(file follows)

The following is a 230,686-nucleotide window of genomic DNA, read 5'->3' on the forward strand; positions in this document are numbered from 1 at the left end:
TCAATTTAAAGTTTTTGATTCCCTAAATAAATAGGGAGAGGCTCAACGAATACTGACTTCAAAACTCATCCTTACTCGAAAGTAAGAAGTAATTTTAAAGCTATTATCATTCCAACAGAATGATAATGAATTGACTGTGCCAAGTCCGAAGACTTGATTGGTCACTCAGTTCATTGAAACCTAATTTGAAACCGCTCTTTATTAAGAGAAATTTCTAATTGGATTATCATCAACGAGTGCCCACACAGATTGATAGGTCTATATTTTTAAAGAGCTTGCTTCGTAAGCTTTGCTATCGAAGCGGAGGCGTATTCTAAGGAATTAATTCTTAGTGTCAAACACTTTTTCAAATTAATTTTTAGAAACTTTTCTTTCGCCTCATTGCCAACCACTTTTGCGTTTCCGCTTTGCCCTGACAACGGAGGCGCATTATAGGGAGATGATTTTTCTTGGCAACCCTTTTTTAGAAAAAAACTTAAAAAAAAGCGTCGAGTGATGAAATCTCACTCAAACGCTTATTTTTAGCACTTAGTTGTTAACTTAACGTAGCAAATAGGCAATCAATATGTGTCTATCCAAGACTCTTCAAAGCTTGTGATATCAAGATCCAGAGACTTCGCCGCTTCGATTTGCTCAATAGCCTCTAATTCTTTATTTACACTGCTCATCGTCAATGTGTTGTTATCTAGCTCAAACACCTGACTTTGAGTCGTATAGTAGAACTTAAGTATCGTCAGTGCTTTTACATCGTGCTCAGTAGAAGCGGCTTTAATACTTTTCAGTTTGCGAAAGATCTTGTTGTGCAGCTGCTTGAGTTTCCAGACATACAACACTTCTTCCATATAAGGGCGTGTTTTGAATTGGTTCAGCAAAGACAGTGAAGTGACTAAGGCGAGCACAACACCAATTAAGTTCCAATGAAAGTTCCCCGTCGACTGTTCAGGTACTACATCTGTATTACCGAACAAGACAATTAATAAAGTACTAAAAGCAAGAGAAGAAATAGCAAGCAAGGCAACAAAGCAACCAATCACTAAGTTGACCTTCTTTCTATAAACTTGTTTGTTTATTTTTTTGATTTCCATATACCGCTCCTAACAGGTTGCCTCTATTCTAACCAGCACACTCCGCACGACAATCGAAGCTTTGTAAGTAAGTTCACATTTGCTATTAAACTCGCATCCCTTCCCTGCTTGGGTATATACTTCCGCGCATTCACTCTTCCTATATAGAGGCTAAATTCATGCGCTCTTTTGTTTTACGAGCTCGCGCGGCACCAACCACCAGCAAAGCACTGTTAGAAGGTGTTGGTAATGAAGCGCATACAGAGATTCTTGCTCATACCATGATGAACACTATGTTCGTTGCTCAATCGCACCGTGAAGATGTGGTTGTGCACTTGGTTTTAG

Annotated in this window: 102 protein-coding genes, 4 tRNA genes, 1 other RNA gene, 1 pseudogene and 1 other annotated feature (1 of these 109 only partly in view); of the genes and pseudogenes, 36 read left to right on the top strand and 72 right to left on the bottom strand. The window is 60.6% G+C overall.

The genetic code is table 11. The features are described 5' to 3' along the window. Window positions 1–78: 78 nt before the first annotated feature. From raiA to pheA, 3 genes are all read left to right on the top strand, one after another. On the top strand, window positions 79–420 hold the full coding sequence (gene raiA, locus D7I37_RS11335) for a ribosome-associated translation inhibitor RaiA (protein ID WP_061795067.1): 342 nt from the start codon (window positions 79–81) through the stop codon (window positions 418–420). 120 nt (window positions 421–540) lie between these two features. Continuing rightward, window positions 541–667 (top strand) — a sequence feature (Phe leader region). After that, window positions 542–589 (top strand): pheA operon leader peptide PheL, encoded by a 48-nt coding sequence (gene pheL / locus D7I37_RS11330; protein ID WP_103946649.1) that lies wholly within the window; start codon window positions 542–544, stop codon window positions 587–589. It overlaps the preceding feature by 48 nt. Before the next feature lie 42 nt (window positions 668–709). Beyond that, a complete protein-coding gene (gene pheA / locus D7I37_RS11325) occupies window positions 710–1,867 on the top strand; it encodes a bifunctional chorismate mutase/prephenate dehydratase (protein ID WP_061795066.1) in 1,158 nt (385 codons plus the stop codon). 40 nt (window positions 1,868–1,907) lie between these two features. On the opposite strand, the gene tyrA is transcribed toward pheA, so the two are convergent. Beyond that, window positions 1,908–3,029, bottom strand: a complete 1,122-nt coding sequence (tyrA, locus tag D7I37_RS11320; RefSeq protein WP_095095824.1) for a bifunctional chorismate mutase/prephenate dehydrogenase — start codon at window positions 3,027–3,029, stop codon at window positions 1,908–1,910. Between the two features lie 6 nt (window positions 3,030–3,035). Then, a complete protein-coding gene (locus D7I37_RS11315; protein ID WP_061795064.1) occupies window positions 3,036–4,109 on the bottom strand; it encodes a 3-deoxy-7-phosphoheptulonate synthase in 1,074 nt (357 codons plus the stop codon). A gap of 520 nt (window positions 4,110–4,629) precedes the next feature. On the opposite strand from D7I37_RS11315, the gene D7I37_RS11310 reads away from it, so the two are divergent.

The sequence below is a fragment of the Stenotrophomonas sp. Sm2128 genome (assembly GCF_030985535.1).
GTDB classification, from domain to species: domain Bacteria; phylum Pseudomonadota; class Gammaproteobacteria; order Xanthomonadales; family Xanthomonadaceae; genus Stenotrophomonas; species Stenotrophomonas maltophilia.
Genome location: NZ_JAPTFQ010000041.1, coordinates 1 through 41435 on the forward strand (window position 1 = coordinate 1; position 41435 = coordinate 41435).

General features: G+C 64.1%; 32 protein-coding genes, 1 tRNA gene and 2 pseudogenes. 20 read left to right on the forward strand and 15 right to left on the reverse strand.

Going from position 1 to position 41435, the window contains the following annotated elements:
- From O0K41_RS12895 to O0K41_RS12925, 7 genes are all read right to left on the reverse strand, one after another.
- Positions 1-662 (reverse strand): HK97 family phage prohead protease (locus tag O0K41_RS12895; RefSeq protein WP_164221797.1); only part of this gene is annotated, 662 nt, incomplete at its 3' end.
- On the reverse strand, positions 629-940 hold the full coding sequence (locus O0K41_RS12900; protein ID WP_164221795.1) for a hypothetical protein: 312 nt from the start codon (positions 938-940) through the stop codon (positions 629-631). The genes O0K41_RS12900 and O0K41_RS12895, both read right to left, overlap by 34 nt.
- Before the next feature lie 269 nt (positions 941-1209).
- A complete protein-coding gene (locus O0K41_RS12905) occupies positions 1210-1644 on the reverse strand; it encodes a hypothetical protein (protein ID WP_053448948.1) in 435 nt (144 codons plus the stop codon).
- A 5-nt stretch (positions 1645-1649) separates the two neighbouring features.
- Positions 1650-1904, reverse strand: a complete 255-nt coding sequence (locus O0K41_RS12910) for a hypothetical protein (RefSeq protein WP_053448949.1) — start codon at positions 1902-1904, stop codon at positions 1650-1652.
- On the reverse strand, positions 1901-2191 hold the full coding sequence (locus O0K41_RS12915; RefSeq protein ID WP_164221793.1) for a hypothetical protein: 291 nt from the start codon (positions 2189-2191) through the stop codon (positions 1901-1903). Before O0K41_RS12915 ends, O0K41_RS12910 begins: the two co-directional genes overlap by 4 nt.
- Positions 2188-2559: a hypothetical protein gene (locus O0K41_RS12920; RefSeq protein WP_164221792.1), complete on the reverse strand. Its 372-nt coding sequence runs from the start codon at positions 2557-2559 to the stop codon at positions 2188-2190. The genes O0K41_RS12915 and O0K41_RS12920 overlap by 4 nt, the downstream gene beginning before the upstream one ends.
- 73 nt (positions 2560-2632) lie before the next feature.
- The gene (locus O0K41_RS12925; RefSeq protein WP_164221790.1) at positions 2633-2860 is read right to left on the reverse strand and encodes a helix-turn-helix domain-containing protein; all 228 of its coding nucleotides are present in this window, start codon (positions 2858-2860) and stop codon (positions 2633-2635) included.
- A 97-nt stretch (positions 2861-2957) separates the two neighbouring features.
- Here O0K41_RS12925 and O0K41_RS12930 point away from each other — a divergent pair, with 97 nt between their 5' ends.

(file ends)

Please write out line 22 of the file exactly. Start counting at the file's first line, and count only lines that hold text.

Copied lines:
- Here O0K41_RS12925 and O0K41_RS12930 point away from each other — a divergent pair, with 97 nt between their 5' ends.